I see a lot of XML code at Goodreads while working on their iOS app, but some time ago I realized I didn’t have an easy way to see the XML source of a given API response on the iPad. Incidentally, when I realized that I was in bed, and the iPad was the only device within my reach.
So I found this script on ravelrumba.com which worked fine for HTML pages, but not so much with pure XML content.
XMLSerializer:: serializeToString(), which serializes a XML tree to a string.
Here’s the whole thing. Just add it as a bookmarklet on your Mobile Safari bookmarks bar:
Source of '+location.href+'');a.close();var b=a.body.appendChild(a.createElement('pre'));b.style.overflow='auto';b.style.whiteSpace='pre-wrap';b.appendChild(a.createTextNode((new XMLSerializer()).serializeToString(document.documentElement)))})();
Cory Doctorow nailed it about the iPad:
“The iStore lock-in doesn’t make life better for Apple’s customers or Apple’s developers. As an adult, I want to be able to choose whose stuff I buy and whom I trust to evaluate that stuff. I don’t want my universe of apps constrained to the stuff that the Cupertino Politburo decides to allow for its platform. And as a copyright holder and creator, I don’t want a single, Wal-Mart-like channel that controls access to my audience and dictates what is and is not acceptable material for me to create.”
What kind of spell did Jobs cast on us to make us accept these terms? A computer where we have almost no control on it, yet we want to pay for it?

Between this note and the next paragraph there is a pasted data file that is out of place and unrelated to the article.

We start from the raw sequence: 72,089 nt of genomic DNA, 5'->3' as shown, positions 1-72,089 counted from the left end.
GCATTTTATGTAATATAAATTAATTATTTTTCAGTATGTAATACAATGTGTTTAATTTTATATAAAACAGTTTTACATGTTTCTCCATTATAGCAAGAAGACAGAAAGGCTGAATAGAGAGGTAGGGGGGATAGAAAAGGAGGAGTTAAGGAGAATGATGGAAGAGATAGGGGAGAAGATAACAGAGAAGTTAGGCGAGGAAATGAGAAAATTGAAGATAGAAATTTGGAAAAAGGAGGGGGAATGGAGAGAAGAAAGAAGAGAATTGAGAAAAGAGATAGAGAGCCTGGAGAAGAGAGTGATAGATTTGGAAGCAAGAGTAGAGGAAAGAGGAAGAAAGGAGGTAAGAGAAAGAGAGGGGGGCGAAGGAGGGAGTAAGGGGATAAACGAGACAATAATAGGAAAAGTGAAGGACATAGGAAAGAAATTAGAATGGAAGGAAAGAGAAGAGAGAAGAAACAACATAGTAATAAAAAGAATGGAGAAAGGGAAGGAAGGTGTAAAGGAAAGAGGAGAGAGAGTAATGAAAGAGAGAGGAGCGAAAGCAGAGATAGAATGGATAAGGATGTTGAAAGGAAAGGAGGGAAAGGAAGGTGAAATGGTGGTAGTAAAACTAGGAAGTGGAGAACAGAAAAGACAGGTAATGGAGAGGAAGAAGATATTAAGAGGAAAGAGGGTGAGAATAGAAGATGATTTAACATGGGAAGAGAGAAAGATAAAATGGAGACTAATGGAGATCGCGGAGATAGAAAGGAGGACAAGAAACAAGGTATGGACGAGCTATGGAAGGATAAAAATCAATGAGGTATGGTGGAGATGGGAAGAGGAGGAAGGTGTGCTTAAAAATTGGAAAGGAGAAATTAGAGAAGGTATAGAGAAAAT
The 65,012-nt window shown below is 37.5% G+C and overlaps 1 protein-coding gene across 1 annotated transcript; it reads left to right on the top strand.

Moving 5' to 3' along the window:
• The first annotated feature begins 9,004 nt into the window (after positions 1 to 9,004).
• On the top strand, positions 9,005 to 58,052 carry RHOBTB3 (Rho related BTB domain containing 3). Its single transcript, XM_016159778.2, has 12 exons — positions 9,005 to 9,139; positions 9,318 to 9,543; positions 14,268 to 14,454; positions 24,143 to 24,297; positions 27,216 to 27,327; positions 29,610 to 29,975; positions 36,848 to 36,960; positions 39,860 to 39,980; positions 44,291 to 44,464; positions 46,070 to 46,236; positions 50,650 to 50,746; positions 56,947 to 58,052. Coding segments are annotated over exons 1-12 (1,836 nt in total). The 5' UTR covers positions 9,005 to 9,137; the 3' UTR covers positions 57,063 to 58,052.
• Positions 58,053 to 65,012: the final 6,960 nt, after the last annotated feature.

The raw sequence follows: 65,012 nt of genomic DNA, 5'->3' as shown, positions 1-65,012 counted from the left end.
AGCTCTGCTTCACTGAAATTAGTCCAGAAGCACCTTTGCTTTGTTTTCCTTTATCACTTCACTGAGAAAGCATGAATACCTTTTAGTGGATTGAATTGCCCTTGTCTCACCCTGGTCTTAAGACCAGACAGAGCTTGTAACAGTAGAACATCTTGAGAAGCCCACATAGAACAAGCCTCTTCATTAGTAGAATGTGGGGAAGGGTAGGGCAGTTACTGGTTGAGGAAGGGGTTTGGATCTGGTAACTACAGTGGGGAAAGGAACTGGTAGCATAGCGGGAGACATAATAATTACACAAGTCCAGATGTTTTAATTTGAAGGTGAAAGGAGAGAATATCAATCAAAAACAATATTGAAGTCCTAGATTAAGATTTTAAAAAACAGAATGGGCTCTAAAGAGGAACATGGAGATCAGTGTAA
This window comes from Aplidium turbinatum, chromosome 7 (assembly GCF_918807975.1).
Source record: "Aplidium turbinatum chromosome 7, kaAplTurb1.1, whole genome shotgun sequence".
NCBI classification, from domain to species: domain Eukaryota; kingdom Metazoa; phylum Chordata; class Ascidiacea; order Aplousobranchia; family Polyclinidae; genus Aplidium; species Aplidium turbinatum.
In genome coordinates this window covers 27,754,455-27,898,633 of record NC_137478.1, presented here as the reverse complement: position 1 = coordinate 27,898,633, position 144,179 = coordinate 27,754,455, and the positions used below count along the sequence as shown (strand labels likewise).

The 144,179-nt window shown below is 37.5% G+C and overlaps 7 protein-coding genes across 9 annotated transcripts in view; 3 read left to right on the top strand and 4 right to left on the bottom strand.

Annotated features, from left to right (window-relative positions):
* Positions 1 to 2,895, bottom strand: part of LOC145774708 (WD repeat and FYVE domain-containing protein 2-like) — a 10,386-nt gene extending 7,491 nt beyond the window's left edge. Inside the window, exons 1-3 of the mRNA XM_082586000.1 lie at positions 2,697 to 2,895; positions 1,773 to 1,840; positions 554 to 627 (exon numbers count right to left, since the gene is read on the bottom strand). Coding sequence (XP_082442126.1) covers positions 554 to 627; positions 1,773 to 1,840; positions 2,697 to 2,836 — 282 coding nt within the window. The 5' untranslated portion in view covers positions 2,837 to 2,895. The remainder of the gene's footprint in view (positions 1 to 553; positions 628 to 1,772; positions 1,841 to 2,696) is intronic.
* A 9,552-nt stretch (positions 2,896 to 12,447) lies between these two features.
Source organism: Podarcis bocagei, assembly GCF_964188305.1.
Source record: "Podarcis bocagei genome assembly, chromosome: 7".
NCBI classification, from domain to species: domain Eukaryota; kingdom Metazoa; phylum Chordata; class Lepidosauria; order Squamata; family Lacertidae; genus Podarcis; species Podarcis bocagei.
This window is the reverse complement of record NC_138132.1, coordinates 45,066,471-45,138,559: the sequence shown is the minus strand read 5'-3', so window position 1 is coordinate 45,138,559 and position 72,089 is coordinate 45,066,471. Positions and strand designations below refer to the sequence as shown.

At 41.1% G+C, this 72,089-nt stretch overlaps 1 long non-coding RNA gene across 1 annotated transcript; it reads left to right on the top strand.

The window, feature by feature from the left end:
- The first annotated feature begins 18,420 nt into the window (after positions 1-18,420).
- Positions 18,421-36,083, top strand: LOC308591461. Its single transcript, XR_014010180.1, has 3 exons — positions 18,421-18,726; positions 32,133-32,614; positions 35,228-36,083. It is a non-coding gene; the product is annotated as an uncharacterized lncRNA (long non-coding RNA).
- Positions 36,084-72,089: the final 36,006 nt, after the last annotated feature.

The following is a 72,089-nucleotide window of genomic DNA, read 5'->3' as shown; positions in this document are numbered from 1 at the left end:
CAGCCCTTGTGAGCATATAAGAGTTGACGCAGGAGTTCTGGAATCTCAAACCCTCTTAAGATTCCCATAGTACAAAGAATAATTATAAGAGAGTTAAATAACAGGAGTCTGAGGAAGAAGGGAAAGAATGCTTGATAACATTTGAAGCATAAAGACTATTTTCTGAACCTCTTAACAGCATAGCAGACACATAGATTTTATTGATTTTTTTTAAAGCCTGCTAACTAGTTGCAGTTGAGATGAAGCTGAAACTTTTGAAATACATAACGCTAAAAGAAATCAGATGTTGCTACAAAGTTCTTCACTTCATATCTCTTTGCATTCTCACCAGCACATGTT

What is happening to computing?
Around 10 years ago we were horrified by TCPA and Palladium and Trusted Computing and all those future DRM technologies that evoked a really sinister aura of devices whose content we’d be unable to control. But… this is it! It is happening! It has already happened with the iPhone actually. At that time I imagined the killer app that would make this possible was going to be entertainment, and here it is. Everybody loves to be entertained. Now you have a fast and sleek device for it. With a great, “approved” user experience.
The genius here is that Apple understood that to make this happen — to have people accept it — they had to invent a brand new class of devices. Nobody will accept a classic computer with those locked-in limitations. And since the iPad is “revolutionary” and fast, sexy, beautiful, with an engaging UI, people will feel compelled to accept the compromise.
Apple invented a beautiful new device to do whatever the fuck they want, no matter how dirty. But they left the hackers out. Mind you, this is the same company (but is it really?) who made the Apple II+, which shipped with schematics.